Gear Review: Wildhorn Outfitters Delano X2 Snowshoes – Premium Product at Low-End Price

Steven Agar | | Gear ReviewGear Review
snowshoes,
The Delano X2. Credit: SnowBrains

Last weekend was Martin Luther King weekend, one of the busiest weekends of the year at a ski resort. Living in a ski town means I’m lucky enough that I can pick and choose my ski days, and a busy holiday weekend is always one to avoid. But the weather was beautiful; the temperatures perfect, the sun shining, and fresh snow on the ground, so I still wanted to get outside. I live less than half a mile from a trailhead, so snowshoeing seemed the perfect activity to enjoy the outdoors.

I recently replaced my clunky, aging snowshoes with a new pair from Wildhorn Outfitters. Wildhorn is a company out of Salt Lake City, UT that focuses on high-end performance gear at low-end prices. I received the Delano X2 snowshoes from them and have been waiting for the perfect opportunity to try them out. That came last weekend…

snowshoes,
Super easy to carry. Credit: SnowBrains

The super lightweight snowshoes come equipped with convenient carry handles, perfect for picking them up and transporting them up the road to the trailhead near my house. Once at the trailhead, the snowshoes were extremely simple to put on… slide your foot into the straps, pull the quick lock bindings tight, and strap in the heel. Quick and easy. I was hiking within seconds.

As we ventured deeper and deeper into the woods, the snow got deeper and deeper. Not that I would have known, I was walking on top of it with ease. My partner, however, was walking in knee-deep snow, then thigh-deep then was crawling in waist-deep snow. I stood watching. Laughing. Taking pictures. And when the snow eased a little, and we were walking on packed trails, the hardpack grip teeth made easy work of the variable conditions.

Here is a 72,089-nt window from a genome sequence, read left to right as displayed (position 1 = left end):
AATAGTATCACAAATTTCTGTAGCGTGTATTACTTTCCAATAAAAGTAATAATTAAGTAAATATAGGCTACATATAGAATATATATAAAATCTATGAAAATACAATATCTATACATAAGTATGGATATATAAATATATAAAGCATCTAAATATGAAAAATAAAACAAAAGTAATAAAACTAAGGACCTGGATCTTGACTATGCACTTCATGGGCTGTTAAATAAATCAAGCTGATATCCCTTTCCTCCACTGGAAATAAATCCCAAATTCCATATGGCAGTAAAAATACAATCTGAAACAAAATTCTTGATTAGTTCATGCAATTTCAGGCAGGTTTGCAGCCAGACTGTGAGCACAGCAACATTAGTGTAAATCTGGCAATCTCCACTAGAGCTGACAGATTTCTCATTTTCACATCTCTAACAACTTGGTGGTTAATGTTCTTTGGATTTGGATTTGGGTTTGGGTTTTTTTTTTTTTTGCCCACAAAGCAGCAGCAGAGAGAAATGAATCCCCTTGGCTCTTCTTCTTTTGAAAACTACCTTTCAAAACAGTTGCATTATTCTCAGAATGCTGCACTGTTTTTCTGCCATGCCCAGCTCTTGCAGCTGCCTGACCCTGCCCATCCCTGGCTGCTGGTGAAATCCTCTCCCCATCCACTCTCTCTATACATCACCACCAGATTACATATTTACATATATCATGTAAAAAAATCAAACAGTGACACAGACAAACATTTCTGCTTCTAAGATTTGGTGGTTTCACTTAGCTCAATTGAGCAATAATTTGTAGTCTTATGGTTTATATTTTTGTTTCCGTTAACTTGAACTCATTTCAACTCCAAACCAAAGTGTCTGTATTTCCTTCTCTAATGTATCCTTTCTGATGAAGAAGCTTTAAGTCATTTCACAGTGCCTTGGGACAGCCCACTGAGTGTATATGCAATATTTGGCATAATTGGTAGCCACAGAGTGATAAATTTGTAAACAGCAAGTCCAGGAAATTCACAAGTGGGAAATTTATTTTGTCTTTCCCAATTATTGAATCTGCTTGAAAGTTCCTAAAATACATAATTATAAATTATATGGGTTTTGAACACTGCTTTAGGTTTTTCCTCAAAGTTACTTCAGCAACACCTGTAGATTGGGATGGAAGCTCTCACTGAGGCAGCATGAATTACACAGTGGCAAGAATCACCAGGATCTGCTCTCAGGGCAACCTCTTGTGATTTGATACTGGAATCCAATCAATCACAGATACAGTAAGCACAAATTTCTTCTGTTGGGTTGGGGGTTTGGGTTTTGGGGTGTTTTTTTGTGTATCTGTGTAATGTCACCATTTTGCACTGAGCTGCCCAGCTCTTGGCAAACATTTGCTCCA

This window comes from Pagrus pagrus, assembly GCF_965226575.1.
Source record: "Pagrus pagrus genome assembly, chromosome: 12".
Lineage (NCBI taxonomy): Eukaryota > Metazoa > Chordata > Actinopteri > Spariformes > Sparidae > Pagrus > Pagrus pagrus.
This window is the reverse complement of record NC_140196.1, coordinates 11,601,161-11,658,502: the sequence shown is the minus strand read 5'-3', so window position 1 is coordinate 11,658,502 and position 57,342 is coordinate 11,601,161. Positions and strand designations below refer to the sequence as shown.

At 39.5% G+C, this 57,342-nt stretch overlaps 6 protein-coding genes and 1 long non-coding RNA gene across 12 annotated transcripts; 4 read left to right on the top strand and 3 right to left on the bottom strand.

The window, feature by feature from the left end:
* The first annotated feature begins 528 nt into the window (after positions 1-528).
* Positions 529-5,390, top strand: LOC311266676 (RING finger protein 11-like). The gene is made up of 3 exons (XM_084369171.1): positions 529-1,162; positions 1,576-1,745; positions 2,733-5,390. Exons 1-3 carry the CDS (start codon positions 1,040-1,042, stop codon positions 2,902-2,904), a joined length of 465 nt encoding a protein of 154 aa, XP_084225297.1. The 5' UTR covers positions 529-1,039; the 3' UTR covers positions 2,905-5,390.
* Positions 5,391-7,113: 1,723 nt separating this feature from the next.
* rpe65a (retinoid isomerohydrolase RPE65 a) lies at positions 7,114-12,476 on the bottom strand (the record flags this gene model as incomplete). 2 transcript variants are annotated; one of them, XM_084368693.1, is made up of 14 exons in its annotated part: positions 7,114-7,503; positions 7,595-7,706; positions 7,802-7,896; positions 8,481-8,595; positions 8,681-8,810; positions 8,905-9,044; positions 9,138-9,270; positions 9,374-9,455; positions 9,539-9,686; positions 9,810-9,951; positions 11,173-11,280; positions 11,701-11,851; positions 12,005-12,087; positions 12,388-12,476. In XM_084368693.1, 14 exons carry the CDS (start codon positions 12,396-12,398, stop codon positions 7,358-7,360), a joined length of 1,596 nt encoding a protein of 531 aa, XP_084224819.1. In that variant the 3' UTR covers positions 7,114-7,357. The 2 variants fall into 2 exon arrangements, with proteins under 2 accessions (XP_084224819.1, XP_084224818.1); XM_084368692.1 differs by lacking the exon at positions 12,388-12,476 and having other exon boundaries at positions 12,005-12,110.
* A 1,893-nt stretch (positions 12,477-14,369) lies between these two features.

no snowshoes,
Guess which one of us wasn’t wearing snowshoes. Credit: SnowBrains

The snowshoes stayed strapped on for the whole walk. Previous pairs I’ve had often slipped off at the heel, or had to be locked down to the point of discomfort. The Delano X2s I was wearing were barely noticeable on my foot. Super light and comfortable, they made hiking in the snow enjoyable. For me, anyway.

My favorite thing about these snowshoes is how light they are. After an afternoon of hiking, my previous pair would feel like bricks on my feet, and I would tire quicker. The Delano X2s were barely noticeable, and made a significant improvement to how long and far I could hike in a day, and how tired my legs would be the following day. The snowshoes also have an incline heel riser for making those steep climbs more accessible and saving your poor calves.

At the end of the walk, the quick release bindings meant I wasn’t frustrated bending over trying to release my feet or sitting on the snow, fighting with frozen straps. I just released the tension and stepped out of the snowshoes in seconds.

Premium snowshoes can cost north of $200. The Delano X2s retail for $120 and from my experience they are superior in looks, features, and usability to more expensive pairs.

A trail ready for breaking. Credit: SnowBrains

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